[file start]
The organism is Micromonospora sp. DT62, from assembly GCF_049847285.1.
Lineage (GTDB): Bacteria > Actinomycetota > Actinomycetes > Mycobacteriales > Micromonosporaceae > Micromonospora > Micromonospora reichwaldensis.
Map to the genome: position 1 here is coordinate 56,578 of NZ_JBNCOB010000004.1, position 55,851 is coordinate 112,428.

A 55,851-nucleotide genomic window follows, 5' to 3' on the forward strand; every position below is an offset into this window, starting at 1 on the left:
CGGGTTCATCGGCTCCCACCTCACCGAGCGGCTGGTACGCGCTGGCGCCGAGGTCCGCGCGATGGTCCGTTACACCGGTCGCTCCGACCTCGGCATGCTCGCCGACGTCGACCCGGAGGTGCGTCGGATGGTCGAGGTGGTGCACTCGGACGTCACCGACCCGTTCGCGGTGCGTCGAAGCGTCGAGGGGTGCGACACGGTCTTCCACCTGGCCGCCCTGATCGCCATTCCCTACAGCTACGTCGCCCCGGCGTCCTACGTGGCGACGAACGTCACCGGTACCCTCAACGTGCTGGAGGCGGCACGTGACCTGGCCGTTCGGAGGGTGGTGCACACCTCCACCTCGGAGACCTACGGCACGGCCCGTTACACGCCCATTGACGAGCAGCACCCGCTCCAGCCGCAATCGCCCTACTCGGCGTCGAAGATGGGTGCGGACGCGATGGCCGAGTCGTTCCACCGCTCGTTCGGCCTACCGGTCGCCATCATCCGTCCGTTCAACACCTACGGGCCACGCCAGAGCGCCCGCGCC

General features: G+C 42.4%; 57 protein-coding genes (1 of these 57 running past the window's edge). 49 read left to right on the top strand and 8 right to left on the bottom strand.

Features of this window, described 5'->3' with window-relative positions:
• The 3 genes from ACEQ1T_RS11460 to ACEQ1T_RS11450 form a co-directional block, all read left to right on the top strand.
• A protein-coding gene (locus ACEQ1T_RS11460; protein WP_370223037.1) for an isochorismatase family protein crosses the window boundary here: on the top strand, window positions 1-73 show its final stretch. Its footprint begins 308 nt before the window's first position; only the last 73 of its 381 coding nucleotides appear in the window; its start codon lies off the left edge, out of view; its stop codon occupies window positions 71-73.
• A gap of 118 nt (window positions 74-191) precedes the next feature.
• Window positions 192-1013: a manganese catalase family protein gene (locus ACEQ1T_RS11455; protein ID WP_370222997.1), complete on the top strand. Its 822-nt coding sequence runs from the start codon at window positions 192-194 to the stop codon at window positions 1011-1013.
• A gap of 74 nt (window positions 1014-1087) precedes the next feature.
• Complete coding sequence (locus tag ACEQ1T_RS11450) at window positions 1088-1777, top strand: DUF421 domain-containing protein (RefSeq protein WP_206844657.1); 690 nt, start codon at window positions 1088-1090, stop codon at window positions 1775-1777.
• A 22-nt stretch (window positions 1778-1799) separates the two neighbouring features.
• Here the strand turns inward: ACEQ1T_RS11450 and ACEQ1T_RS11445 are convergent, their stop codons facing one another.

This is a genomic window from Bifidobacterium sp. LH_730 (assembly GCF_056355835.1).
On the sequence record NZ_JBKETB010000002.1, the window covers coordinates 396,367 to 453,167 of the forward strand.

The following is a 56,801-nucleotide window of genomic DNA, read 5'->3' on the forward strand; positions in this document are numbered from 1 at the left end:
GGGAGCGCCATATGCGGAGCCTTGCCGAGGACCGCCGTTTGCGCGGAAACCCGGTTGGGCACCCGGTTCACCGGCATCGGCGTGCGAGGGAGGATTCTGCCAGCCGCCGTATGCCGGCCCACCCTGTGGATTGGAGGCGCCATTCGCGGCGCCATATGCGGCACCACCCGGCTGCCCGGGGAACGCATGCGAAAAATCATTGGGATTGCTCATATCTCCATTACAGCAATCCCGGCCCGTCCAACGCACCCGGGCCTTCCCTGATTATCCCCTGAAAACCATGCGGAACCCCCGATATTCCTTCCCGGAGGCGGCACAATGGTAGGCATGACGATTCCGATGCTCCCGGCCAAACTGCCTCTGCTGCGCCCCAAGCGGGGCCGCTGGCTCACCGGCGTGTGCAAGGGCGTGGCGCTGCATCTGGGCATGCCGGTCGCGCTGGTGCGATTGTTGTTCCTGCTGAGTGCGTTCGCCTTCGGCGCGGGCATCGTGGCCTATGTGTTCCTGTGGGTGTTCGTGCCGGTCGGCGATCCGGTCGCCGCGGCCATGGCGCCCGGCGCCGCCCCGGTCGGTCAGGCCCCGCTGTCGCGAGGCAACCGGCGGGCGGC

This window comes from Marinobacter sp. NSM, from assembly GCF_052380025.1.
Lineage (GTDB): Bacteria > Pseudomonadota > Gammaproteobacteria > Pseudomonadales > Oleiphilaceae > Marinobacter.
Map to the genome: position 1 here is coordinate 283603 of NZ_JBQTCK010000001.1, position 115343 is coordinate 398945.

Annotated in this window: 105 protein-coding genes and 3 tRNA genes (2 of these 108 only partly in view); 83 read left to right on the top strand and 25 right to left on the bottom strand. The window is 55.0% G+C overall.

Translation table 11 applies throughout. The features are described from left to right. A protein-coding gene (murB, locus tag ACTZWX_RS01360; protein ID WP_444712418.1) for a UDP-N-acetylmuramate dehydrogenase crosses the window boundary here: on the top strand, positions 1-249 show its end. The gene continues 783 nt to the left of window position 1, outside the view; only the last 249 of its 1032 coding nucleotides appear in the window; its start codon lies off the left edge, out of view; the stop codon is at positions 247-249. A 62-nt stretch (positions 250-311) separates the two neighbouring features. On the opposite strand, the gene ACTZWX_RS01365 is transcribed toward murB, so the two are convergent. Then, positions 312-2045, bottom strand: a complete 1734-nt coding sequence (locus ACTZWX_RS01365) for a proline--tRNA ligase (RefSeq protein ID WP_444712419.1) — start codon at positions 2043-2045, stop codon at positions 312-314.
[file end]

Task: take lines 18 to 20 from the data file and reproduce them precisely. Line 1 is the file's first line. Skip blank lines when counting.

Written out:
The following is a 56,801-nucleotide window of genomic DNA, read 5'->3' on the forward strand; positions in this document are numbered from 1 at the left end:
GGGAGCGCCATATGCGGAGCCTTGCCGAGGACCGCCGTTTGCGCGGAAACCCGGTTGGGCACCCGGTTCACCGGCATCGGCGTGCGAGGGAGGATTCTGCCAGCCGCCGTATGCCGGCCCACCCTGTGGATTGGAGGCGCCATTCGCGGCGCCATATGCGGCACCACCCGGCTGCCCGGGGAACGCATGCGAAAAATCATTGGGATTGCTCATATCTCCATTACAGCAATCCCGGCCCGTCCAACGCACCCGGGCCTTCCCTGATTATCCCCTGAAAACCATGCGGAACCCCCGATATTCCTTCCCGGAGGCGGCACAATGGTAGGCATGACGATTCCGATGCTCCCGGCCAAACTGCCTCTGCTGCGCCCCAAGCGGGGCCGCTGGCTCACCGGCGTGTGCAAGGGCGTGGCGCTGCATCTGGGCATGCCGGTCGCGCTGGTGCGATTGTTGTTCCTGCTGAGTGCGTTCGCCTTCGGCGCGGGCATCGTGGCCTATGTGTTCCTGTGGGTGTTCGTGCCGGTCGGCGATCCGGTCGCCGCGGCCATGGCGCCCGGCGCCGCCCCGGTCGGTCAGGCCCCGCTGTCGCGAGGCAACCGGCGGGCGGC

This window comes from Marinobacter sp. NSM, from assembly GCF_052380025.1.